I Interview my Mom!

For my birthday I thought it would be fun to interview the person who brought me into this world – my mom! Sometimes I feel ripped off because other comedians seem to use comedy to cope with parent issues. I don’t have any. My parents were perfect. My dad worked had to provide his family not only with everything we needed, but pretty much everything we wanted too. I found my interest in sci-fi and fantasy through my dad and as a kid I was seeing Star Wars opening weekend and going to hobby shops/comic book stores. It’s in directly through my dad, that my friendship with Gwar began.

 

My incredibly perfect parents.

My mom is a super mom. She’s the mom that all of my friends were jealous of. When she had me and my brother, she quit work to raise us full time. During the years that my brother and I were in the same Middle Schools and High Schools, she volunteered at the school clinic and was known to be the cool mom who let kids come in and lay down for an hour if they had a headache…or a test they didn’t study for.

Her way of raising me and my brother, who by the way is also pretty spectacular in himself even though he and I are just about polar opposites, was not only to love us unconditionally, but to also trust us until we gave her a reason not to. I’m glad to say that my brother and I both turned out fine. Neither of us do drugs, whore around or light homeless people on fire. Sure, we got into the mischief that young boys tend to get into and I’d be a fool to think my mom didn’t know, but we both always made sure that we never got into so much trouble that it would disappoint our parents or make them stop trusting us.

So, when I interviewed Nate Fridson, who also comes from a very solid family, I touched on wondering where we get our motivation to do comedy. I firmly do believe there is something a little unhealthy about wanting to make a group of strangers like us night after night. For me, I think it’s because I miss that feeling of being the most important person in the world that my mom gave me as a kid. I’m like a junky searching for that high that he on the first go around. I’m hoping having an audience love me enough will make me feel like that unconditional love I had from my mom as a kid.

I’ve always been lucky. I come from a supportive family. Even to this day, I schedule myself in Holly, near where my brother Brian lives with his family, so my brother can come out and see me for his birthday. My wife Christine is super supportive and works hard in order for me to pursue my dreams. As I sit here on the morning of my birthday transcribing this interview, I realize that I’ve always had it pretty lucky and that’s the best birthday present there is.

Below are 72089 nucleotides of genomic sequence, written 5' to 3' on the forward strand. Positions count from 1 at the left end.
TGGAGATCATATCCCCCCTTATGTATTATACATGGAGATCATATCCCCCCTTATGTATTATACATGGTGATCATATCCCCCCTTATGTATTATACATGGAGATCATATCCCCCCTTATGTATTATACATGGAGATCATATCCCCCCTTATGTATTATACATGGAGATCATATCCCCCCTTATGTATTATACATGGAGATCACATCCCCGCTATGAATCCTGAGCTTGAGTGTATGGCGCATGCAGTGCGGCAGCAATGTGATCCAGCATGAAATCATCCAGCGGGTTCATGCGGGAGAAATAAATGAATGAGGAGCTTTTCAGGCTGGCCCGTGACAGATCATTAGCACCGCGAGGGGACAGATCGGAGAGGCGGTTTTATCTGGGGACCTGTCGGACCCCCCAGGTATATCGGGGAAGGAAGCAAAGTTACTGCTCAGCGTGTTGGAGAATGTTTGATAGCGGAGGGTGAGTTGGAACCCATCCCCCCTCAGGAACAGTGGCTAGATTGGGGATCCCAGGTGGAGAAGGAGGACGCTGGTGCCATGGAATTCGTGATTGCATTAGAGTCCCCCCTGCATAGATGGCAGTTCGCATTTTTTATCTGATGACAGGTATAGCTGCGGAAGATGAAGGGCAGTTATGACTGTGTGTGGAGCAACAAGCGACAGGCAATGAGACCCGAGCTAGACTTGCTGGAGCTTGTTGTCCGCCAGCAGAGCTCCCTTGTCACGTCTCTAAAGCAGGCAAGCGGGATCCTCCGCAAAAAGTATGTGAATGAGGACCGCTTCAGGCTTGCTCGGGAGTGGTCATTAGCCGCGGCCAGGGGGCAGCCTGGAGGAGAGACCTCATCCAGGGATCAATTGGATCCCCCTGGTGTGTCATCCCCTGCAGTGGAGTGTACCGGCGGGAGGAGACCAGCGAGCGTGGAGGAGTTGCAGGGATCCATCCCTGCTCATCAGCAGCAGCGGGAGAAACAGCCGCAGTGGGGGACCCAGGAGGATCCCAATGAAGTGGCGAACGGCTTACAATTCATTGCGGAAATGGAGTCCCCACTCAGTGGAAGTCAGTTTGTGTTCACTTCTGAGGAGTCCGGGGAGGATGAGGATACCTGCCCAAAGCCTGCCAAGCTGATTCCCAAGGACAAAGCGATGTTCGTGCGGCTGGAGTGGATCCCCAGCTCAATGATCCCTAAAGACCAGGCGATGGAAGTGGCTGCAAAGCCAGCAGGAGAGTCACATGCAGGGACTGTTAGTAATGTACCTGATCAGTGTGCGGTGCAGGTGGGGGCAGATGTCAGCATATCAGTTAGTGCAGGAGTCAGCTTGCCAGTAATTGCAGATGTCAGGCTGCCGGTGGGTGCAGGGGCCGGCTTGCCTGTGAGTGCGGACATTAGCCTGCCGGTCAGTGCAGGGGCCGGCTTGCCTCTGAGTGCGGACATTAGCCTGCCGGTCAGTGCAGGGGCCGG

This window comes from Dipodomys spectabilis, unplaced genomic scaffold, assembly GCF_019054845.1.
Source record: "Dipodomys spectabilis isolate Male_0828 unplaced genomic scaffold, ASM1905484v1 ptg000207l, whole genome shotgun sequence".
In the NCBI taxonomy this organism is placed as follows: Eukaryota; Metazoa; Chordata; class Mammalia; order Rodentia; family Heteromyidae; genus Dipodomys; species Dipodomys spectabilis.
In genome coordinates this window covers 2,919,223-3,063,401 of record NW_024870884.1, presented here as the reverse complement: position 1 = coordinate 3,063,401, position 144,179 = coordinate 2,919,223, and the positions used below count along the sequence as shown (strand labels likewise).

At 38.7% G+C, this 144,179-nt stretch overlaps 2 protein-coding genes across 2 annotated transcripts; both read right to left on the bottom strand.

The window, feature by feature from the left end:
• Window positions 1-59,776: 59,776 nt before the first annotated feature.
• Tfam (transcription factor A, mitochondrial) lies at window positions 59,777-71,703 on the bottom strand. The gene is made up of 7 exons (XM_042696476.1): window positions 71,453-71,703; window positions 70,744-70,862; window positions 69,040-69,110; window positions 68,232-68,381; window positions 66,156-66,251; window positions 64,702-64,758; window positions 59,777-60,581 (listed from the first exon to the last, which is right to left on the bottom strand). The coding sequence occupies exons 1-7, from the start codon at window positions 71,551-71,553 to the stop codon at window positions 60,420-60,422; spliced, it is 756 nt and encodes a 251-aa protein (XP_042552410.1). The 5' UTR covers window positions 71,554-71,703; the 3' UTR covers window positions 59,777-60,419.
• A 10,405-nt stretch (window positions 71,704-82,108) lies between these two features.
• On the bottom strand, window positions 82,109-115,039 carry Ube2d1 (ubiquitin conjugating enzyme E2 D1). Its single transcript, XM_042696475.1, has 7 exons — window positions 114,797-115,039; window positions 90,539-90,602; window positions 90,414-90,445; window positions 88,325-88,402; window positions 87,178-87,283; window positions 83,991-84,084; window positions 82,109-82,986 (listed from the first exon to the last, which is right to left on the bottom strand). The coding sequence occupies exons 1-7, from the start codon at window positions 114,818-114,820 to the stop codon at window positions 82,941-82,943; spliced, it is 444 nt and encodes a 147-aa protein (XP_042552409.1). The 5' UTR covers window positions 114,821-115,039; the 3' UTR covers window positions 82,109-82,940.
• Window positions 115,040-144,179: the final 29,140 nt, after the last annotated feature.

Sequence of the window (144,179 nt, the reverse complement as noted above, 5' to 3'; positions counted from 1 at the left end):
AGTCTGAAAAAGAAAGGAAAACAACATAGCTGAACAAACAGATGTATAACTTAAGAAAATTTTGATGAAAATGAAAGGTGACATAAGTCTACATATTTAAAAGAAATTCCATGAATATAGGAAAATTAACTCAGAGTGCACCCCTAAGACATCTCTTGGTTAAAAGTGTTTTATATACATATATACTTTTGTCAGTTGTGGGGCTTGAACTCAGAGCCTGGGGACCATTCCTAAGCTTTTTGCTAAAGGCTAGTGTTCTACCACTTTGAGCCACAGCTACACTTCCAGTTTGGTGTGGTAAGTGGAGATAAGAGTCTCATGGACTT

My mom and I sat down over a game of Scrabble and I interviewed her not only to have a chance to talk about me a little bit, but also to distract her so that I could win a few games because usually she destroys me!

When did you know I was going to do some sort of performing for a living?

You always had a terrible flare for the dramatic when you were born.

How so?

When your brother was born and we brought him home from the hospital you were Mr. Niceguy. You were very welcoming to this new person in the house. Then you told me he could go home now and I said, “No no, he’s going to stay. He’s your brother.” And you cried like your heart had been broken, like, “I’m not the star anymore?”

That’s how I feel when new comedians come around!

Well, you’re a tough act to follow, that’s for sure.

Why do you think I ended up performing, but Brian is pretty quiet and fairly introverted?

I think you get the being comfortable in front of people from dad. It amazed me, because he had to give classes when he was a security officer and he looked so comfortable in front of people. I never thought it bothered him. Me, that’s my idea of hell having to be in front of other people talking. Brian is like me. I like to work behind the scenes to make things happen. I don’t like to be out front where things are happening.

So who’s your favorite.


You’re both like me in different ways. I have tried very hard not to have a favorite. At different times you’ve both been special, but neither of you have been favored over the other.

I don’t know if you ever read the interviews on the website, but I interviewed a comedian named Nate Fridson about his childhood, which was also really good. You and dad did a perfect job, but I feel like a lot of comedians are messed up in some way. Can you abuse me or something?

I’d be more than happy to. You were just very lucky that you had an unremarkable childhood. Growing up in Troy in the 80s, I don’t know how much more sheltered you could have gotten.